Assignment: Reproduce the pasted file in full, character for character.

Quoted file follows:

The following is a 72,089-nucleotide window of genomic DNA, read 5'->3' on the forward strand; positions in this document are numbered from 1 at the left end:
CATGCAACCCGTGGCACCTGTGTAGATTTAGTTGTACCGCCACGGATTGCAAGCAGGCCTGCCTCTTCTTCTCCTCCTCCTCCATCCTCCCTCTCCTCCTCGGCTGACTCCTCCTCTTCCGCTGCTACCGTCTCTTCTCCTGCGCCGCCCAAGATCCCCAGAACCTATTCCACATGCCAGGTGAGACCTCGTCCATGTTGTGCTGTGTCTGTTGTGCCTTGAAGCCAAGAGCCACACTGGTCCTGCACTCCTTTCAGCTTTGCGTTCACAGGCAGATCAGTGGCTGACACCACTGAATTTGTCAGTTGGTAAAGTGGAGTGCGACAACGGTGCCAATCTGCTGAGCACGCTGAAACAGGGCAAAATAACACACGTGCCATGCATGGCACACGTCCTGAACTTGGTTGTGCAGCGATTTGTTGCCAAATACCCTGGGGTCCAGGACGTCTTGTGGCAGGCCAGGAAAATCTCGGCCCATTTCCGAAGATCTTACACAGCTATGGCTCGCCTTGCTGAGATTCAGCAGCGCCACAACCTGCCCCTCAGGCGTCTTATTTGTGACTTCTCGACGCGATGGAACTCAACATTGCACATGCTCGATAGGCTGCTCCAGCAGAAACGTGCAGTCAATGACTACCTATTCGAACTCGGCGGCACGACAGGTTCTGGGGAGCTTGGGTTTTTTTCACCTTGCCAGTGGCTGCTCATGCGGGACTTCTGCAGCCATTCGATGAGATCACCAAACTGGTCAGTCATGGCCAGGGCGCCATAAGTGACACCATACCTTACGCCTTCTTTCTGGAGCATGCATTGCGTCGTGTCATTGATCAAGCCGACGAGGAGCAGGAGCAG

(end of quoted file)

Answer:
The following is a 72,089-nucleotide window of genomic DNA, read 5'->3' on the forward strand; positions in this document are numbered from 1 at the left end:
CATGCAACCCGTGGCACCTGTGTAGATTTAGTTGTACCGCCACGGATTGCAAGCAGGCCTGCCTCTTCTTCTCCTCCTCCTCCATCCTCCCTCTCCTCCTCGGCTGACTCCTCCTCTTCCGCTGCTACCGTCTCTTCTCCTGCGCCGCCCAAGATCCCCAGAACCTATTCCACATGCCAGGTGAGACCTCGTCCATGTTGTGCTGTGTCTGTTGTGCCTTGAAGCCAAGAGCCACACTGGTCCTGCACTCCTTTCAGCTTTGCGTTCACAGGCAGATCAGTGGCTGACACCACTGAATTTGTCAGTTGGTAAAGTGGAGTGCGACAACGGTGCCAATCTGCTGAGCACGCTGAAACAGGGCAAAATAACACACGTGCCATGCATGGCACACGTCCTGAACTTGGTTGTGCAGCGATTTGTTGCCAAATACCCTGGGGTCCAGGACGTCTTGTGGCAGGCCAGGAAAATCTCGGCCCATTTCCGAAGATCTTACACAGCTATGGCTCGCCTTGCTGAGATTCAGCAGCGCCACAACCTGCCCCTCAGGCGTCTTATTTGTGACTTCTCGACGCGATGGAACTCAACATTGCACATGCTCGATAGGCTGCTCCAGCAGAAACGTGCAGTCAATGACTACCTATTCGAACTCGGCGGCACGACAGGTTCTGGGGAGCTTGGGTTTTTTTCACCTTGCCAGTGGCTGCTCATGCGGGACTTCTGCAGCCATTCGATGAGATCACCAAACTGGTCAGTCATGGCCAGGGCGCCATAAGTGACACCATACCTTACGCCTTCTTTCTGGAGCATGCATTGCGTCGTGTCATTGATCAAGCCGACGAGGAGCAGGAGCAG